By 2035, the global population is expected to reach nearly 8.8 billion, meaning an additional 1.5 billion people will need energy, according to BP's annual world energy forecasts, and based on current forecasts it won't be sourced from renewables.
There are two ways to respond to that observation:  No worries; or,  If we're dealing with finite resources to supply those needs, then that's a problem.
Another observation from that same article:
"The world is going to have to continue using fossil fuels, whether they like it or not." Rex Tillerson, Chairman, President, CEO - ExxonMobil.
Those of us concerned about the implications of peak oil have opted for the latter responses to both sets of commentary. Finite--as best we can determine--is still finite. What remains [and there is certainly an impressive amount of fossil fuel resources left on planet Earth], is no longer as easily accessible, affordable, or energy dense, among other drawbacks.
It's convenient to ignore the inconvenient to make self-serving points, but the facts won't go away just because some choose to ignore them. Statements as to the expected/presumed fossil fuel resource totals are fine as statements, but until the details as to the how, when, how much, if, etc., are factored in, they are of little use in terms of increasing awareness or laying the groundwork for preparation and transition.
Aside from financial motivations and the benefits accruing to those in positions of authority and influence which make the Happy Talk about abundance forever a logical extension of efforts to preserve those advantages, there are other reasons and explanations as to why those not in similar positions nonetheless accept the cherry-picked, sort-of-factual versions. The tactics and personality inclinations are not confined to purely political issues. There are common threads found in most Left vs. Right debates about economic, energy, climate, cultural, tobacco, political, and religious matters--among other topics.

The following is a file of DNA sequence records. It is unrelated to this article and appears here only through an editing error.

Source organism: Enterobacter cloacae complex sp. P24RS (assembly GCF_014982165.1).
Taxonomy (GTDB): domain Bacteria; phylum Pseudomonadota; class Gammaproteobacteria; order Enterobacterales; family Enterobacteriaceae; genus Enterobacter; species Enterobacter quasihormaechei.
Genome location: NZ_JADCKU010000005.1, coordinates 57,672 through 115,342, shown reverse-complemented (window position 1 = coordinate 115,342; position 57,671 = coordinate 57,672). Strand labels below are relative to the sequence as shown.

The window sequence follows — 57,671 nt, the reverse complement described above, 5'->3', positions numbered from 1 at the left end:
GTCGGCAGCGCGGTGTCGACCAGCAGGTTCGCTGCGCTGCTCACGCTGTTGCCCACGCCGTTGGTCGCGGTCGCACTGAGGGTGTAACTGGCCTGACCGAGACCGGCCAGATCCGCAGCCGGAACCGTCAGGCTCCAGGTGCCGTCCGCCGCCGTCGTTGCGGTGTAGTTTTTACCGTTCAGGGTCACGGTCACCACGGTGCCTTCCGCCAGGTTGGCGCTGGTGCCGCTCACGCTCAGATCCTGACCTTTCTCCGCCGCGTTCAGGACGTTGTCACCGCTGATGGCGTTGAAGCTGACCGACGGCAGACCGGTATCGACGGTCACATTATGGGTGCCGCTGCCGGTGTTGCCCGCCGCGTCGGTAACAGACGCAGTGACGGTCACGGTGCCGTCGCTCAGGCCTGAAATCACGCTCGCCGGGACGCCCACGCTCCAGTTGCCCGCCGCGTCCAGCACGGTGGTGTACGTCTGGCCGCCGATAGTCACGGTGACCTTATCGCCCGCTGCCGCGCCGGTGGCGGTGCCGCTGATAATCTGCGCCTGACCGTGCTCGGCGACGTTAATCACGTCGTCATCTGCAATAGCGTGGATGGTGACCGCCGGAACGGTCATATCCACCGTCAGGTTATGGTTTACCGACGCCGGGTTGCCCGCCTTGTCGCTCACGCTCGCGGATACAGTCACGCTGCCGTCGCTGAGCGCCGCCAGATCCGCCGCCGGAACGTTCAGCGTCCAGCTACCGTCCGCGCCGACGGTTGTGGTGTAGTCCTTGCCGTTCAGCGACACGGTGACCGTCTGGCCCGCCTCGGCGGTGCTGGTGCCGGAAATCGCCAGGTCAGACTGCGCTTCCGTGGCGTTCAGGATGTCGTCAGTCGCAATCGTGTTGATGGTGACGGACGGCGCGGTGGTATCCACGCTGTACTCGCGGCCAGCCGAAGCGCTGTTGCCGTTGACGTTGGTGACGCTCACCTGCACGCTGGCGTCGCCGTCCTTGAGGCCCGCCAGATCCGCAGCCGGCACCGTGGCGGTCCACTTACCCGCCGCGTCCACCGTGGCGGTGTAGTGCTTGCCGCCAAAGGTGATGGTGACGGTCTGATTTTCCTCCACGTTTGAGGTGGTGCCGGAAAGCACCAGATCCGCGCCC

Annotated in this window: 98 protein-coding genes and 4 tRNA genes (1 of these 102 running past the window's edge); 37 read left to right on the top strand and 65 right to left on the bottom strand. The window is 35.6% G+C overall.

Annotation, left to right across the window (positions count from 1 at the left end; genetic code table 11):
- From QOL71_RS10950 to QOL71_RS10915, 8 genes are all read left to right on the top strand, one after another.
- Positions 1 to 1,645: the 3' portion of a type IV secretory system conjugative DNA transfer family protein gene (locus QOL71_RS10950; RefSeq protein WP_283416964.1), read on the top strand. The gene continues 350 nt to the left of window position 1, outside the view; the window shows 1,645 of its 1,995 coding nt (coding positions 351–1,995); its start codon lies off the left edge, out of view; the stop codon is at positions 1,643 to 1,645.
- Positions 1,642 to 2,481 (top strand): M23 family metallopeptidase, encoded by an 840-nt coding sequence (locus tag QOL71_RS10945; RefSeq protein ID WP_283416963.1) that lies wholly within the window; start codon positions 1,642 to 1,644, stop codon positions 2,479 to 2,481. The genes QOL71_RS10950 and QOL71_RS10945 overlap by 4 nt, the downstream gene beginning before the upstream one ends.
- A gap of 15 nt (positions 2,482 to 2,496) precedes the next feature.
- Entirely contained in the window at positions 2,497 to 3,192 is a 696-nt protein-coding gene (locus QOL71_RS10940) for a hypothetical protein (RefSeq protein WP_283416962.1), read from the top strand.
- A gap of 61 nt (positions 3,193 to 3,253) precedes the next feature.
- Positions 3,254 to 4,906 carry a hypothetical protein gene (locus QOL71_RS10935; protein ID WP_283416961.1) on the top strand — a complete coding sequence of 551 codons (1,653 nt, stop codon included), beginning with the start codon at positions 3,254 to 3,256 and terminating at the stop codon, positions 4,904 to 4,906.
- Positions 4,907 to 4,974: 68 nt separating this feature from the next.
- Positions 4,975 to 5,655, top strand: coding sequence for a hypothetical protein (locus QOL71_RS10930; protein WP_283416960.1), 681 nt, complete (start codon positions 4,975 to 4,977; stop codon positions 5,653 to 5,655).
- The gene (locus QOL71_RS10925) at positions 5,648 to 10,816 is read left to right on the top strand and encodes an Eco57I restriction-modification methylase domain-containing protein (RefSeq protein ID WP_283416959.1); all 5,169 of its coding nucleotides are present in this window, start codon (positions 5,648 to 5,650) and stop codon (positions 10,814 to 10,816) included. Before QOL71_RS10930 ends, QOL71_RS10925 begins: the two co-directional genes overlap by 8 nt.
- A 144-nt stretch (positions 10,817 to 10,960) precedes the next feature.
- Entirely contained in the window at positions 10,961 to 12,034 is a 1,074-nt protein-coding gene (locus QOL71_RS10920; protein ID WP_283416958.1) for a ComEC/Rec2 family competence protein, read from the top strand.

That those on the conservative side of our political, cultural, economic, and social divide tend to be those both offering a No Worries approach and accepting same without questioning should come as no surprise. This series will explore those contributing factors in greater detail. More information is always a good thing....
environmental attitudes are influenced by general ideological stances that are protective of the societal status quo.
The authors of that same study quoted above also made this observation:
Despite extensive evidence of climate change and environmental destruction, polls continue to reveal widespread denial and resistance to helping the environment. It is posited here that these responses are linked to the motivational tendency to defend and justify the societal status quo in the face of the threat posed by environmental problems. The present research finds that system justification tendencies are associated with greater denial of environmental realities and less commitment to pro-environmental action. Moreover, the effects of political conservatism, national identification, and gender on denial of environmental problems are explained by variability in system justification tendencies.
Human nature being what it is, and preferences for supporting one's beliefs rather than challenging them being what they are, there are more than a few obstacles standing in the way of the general public's acceptance and understanding of the potential and certainly widespread impact of peak oil and climate change.
Giving up that fight is an option, of course, but then everyone loses.
Adapted from a blog post of mine